But such measures may have come a little too late and experts argue that the damage is irreversible already even as questions remain on the efficacy of hastily implemented protective measures.
"Many of the Jarawas, especially the younger generation, are now too accustomed to their present way of life, they may just refuse to go back to their hunting-gathering ways," said Amlan Dutta, an environmentalist who was followed the developments closely.
Significantly, those advocating isolation for Jarawas maintain that the only way to protect the them is by closing the Andaman Trunk Road altogether, which would immediately stop the human safaris and interaction with outsiders.
But such a move has met with stiff resistance from the local people for whom the trunk road is the only option to access remote parts of North and Middle Andaman on land.
"Any decision to close down the ATR will have serious fallouts for settlers," said Paritosh Halder, who runs a grocery store in the town of Rangat in Middle Andaman.
"Thousands will be deprived of livelihood and quick access to emergency services which are only available in Port Blair," he said.
But even as debate rages on the future of the trunk road, the Jarawas continue to face other threats.
In 2011, a Jarawa youth was allegedly attacked and seriously injured by poachers from neighbouring Myanmar who often illegally cross the international maritime border to smuggle timber and wildlife from Andaman Islands. There have been similar reports of attacks on Jarawas in the past.
Jarawa rights activists also allege that while the foreign poachers are often dealt with seriously by Indian law enforcement officials, the local poaching activity often goes unpunished which has resulted in serious depletion of food reserves of the Jarawas who are solely dependent on the forest for their survival.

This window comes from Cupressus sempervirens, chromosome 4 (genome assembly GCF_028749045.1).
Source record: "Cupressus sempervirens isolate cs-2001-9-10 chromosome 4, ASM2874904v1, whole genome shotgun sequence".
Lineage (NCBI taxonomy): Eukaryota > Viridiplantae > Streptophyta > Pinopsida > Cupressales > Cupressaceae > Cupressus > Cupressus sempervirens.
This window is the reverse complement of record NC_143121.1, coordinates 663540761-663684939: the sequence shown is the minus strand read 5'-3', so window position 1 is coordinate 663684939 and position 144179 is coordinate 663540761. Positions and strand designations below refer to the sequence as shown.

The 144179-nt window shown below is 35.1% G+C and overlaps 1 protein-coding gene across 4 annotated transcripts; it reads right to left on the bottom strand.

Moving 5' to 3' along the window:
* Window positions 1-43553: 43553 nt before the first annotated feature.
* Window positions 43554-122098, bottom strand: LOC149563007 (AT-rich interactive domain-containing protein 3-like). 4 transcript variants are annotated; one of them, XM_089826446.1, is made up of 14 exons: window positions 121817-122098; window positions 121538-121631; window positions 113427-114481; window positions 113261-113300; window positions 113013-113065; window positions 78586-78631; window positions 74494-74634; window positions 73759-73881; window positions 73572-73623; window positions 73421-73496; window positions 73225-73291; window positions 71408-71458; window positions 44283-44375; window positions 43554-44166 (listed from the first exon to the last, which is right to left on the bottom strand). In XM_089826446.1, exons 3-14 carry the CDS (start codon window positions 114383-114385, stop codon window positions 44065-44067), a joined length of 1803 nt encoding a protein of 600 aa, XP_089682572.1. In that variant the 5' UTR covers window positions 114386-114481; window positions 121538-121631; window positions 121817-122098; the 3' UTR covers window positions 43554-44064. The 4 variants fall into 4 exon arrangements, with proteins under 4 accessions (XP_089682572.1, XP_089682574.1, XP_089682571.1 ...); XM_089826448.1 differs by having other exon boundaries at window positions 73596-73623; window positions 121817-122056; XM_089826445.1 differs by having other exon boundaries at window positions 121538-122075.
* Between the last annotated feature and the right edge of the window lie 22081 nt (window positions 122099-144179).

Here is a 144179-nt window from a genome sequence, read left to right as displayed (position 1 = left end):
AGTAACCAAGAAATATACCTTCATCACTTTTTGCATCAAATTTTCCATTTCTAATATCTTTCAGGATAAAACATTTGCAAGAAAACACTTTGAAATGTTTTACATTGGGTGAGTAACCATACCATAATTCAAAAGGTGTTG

"Poaching, both foreign and local, remain rife, despite stringent regulations and long prison sentences for those found guilty," said Sophie Grig, Senior Campaigner of Survival International, an international human rights advocacy group.
"Local poachers in particular are often not prosecuted. Without the animals the Jarawa will not be able to survive. For tribal people to be able to continue to thrive it is essential that they are secure in their land and able to choose and control who comes into their territory," she said.
But above all, the larger debate remains whether the Jarawas, who are often referred to as primitive and pre-historic people should be allowed to choose for themselves.
"The question is whether the Jarawas can make an informed decision now," said Dutta.
"I feel the best way forward is to let them be and not push them into joining the mainstream," he said.
The Great Andamanese
Incidentally, the Jarawas are not the only indigenous group facing a challenge to their existence. The Andaman and Nicobar islands are home to five different indigenous groups and the example of the "Great Andamanese" is often cited when it comes to deciding a future course for the Jarawas.
Once the most numerous of the five major indigenous groups in the Andaman Islands with an estimated population of 6,000, only 52 members of the Great Andamanese tribe survive today. Already, their tribal and linguistic distinctions have disappeared owing to interracial breeding.
According to latest estimates there are about 400 members of the Jarawa tribe currently and time could be running out fast for them. If unprotected, the Jarawas too could go the Great Andamanese way.